Protein intake prior to sleep is commonplace among active individuals but until now, evidence-based outcomes from this practice were nonexistent [47,52]. Res et al. [52] was the first to investigate whether casein protein consumed before sleep could improve post-exercise recovery. Following a full day of dietary standardization, sixteen recreationally active males performed a single 45 min bout of resistance type exercise in the evening (2000 h). Immediately following exercise all participants were given identical post-exercise beverages (60 g carbohydrate, 20 g whey protein). Approximately 30 min before sleep (~2.5 h post-exercise) participants received either 40 g of casein protein (160 kcals; intrinsically l-[1-13C]phenylalanine-labeled casein obtained from Holstein cow infusion) or a non-caloric placebo beverage. Compared to the placebo group, those receiving the casein before sleep had higher plasma essential amino acid concentrations indicating that protein ingestion before sleep was effectively digested and absorbed. The increase in amino acid availability translated to higher whole-body and muscle protein synthesis rates (~22%, Figure 1A) and a net positive protein balance during the overnight period in the group receiving protein compared to the placebo control [52].
Table 1. Effects of small meals/snack consumed at night.
Table 1. Effects of small meals/snack consumed at night.
Waller et al. [46]Consume cereal with 2/3 cup of fat-free milk at least 90 min post-dinner vs. or no-cereal for 4 weeksOverweight and obese adultsCereal (100–135 kcals) with low fat milk (~60 kcals)↓ Body weight (−0.84 ± 1.61 kg)
Groen et al. [45]Single dose of CAS during sleep via nasogastric tubeElderly men40g CAS (160 kcals)↑ Muscle protein synthesis ↓ Hunger (the following morning)
Res et al. [52]Acute resistance exercise bout (2000–2100 h) followed by single dose of CAS 2.5 h post exercise (2330 h) and then sleep (2400 h)Recreationally active men40g CAS (160 kcals)↑ Muscle protein synthesis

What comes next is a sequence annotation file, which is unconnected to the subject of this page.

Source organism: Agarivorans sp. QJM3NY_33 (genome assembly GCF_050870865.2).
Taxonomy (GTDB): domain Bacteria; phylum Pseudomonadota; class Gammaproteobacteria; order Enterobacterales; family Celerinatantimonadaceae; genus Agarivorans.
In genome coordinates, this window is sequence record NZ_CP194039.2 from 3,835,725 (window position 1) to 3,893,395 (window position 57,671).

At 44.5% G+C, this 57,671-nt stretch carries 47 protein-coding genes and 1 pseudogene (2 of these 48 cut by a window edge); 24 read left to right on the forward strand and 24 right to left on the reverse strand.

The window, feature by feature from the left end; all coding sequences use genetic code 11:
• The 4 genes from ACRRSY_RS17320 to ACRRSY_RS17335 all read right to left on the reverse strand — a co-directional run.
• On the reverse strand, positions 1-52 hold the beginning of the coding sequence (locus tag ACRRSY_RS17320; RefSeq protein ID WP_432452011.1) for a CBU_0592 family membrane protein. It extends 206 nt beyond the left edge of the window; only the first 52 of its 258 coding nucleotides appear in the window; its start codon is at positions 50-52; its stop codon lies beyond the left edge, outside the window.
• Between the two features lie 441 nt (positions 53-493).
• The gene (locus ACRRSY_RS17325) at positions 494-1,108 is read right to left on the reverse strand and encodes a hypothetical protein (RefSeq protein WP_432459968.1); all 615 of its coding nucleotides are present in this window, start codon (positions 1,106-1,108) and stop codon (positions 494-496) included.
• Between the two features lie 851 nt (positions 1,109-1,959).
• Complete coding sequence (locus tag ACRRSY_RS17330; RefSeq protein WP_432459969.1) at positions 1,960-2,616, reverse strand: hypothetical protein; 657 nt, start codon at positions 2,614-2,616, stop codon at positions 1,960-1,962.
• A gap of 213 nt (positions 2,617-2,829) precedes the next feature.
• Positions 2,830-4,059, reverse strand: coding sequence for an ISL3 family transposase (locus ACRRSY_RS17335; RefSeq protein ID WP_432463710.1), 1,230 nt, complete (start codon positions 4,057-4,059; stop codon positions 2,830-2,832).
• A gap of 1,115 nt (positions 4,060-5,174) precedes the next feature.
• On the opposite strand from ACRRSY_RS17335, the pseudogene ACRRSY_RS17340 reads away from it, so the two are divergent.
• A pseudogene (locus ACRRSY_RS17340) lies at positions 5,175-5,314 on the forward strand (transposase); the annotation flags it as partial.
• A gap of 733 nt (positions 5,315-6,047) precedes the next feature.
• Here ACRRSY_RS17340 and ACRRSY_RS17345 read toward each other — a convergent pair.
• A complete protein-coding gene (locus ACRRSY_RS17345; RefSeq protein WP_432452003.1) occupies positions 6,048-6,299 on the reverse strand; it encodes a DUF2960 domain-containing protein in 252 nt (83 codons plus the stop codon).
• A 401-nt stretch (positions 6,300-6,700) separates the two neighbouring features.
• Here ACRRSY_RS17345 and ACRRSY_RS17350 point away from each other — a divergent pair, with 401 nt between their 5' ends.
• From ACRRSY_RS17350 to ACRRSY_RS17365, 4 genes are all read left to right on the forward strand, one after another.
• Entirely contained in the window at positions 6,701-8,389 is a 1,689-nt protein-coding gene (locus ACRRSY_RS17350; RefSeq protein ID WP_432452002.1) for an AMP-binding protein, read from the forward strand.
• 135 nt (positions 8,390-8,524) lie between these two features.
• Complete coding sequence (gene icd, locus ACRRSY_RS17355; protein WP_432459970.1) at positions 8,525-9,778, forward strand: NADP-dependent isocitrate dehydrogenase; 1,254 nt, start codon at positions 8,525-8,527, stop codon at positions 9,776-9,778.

Hibi et al. [51]Consume a snack during the day (1000 h) or night (2300 h) for 13 daysNormal weight women200 kcal snack (20g CHO, 3 g protein, 11g fat)↓24 h fat oxidation ↑ Total & LDL cholesterol
Madzima et al. [47]Single dose of WH, CAS, CHO or Placebo consumed 30 min before bedPhysically active menCHO (33 g, 150 kcals) WH (30 g, 150 kcals) CAS (30 g,140 kcals) Placebo (0 kcals)↑ Morning metabolism with CHO, WH, CAS
Kinsey et al. [48]Single dose of WH, CAS, CHO consumed 30 min before bedOverweight and obese womenCHO (33 g, 150 kcals) WH (30 g, 150 kcals) CAS (30 g,140 kcals)↑ Morning insulin in all groups ↓ Hunger (the following morning)
Figueroa et al. [50]Single dose of WH, CAS, CHO consumed 30 min before bed and exercise training for 4 weeksObese womenCHO (33 g, 150 kcals) WH (30 g, 150 kcals) CAS (30 g,140 kcals)↓ Blood pressure ↓ Arterial stiffness
Ormsbee et al. [49]Single dose of WH, CAS, CHO consumed 30 min before bed and exercise training for 4 weeksOverweight and obese womenCHO (33 g, 150 kcals) WH (30 g, 150 kcals) CAS (30 g,140 kcals)↑ Morning satiety with CAS Greater magnitude of ↓ body fat and fat mass with WH (non-significant)
Notes: WH, whey protein; CAS, casein protein; CHO, carbohydrate; ↑ , increase; ↓ decrease; all studies were randomized, controlled, trials.